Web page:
Alice C. Fletcher
1838 – 1923 A.D.
Alice Cunningham Fletcher, an American ethnologist, born at Boston, Mass. She has become widely known in scientific circles as a worker for the American Indians, having originated the plan whereby small loans there are encouraged to buy land and build houses.
In 1883 Miss Fletcher served as United States Special Agent to allot the Omaha tribes their lands in severalty, and in 1887 she acted in the same capacity for the Winnebago and Nez Percé tribes.
Tact, sympathy, and just appreciation of the Indians enabled her to discharge all these missions successfully, and incidentally endeared her to the tribes for whom she worked.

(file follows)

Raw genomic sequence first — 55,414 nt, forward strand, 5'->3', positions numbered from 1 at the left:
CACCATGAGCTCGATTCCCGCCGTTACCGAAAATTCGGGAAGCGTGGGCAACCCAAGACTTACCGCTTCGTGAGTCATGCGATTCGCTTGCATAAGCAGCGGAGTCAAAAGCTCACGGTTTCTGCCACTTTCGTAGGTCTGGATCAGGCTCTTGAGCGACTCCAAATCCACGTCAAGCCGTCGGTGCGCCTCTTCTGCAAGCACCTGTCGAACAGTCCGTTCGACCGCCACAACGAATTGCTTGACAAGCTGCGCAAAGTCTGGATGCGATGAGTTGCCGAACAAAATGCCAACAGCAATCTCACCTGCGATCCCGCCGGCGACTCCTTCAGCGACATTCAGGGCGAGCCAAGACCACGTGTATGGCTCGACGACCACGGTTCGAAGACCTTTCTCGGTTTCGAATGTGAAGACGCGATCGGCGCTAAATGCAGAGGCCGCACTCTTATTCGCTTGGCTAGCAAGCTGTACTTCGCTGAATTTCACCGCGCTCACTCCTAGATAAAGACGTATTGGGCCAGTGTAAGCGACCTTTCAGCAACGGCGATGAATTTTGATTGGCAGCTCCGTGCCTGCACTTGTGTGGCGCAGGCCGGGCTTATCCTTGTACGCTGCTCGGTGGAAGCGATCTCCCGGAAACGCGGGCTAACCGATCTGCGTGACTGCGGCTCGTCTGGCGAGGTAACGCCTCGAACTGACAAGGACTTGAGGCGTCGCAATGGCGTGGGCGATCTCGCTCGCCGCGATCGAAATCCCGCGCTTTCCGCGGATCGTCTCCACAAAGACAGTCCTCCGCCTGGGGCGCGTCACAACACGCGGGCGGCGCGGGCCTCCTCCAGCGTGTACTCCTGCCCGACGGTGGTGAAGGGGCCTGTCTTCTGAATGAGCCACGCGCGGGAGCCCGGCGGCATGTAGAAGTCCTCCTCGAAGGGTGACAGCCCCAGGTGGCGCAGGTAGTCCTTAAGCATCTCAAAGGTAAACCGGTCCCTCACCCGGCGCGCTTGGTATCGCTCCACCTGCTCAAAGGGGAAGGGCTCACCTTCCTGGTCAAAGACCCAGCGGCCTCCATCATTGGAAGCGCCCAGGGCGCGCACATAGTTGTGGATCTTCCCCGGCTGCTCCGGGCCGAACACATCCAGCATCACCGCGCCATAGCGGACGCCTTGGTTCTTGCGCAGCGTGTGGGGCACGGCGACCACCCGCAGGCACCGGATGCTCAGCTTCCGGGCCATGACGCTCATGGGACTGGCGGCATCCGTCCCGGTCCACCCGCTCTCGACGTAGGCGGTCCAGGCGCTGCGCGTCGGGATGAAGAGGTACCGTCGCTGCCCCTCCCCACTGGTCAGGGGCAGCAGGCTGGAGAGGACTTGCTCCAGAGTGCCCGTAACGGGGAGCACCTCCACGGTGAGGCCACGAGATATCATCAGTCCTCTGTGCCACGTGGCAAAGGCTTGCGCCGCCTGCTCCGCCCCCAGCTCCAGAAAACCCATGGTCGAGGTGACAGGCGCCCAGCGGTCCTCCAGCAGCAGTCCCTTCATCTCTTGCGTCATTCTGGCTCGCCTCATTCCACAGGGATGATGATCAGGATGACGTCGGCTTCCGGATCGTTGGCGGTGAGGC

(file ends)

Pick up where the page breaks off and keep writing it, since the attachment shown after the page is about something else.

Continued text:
Among her writings are: Indian Ceremonies, A Study of Omaha Indian Music, A Report on Indian Civilization and Education, published by the United States Senate, and Indian Story and Song from North America (1900), a unique collection of native music gathered from Omaha, Pawnee, and other Western tribes, and accompanied by translations and explanatory texts, which has already borne fruit by suggestion American compositions.
Reference: Famous Women; An Outline of Feminine Achievement Through the Ages With Life Stories of Five Hundred Noted Women By Joseph Adelman. Copyright, 1926 by Ellis M. Lonow Company.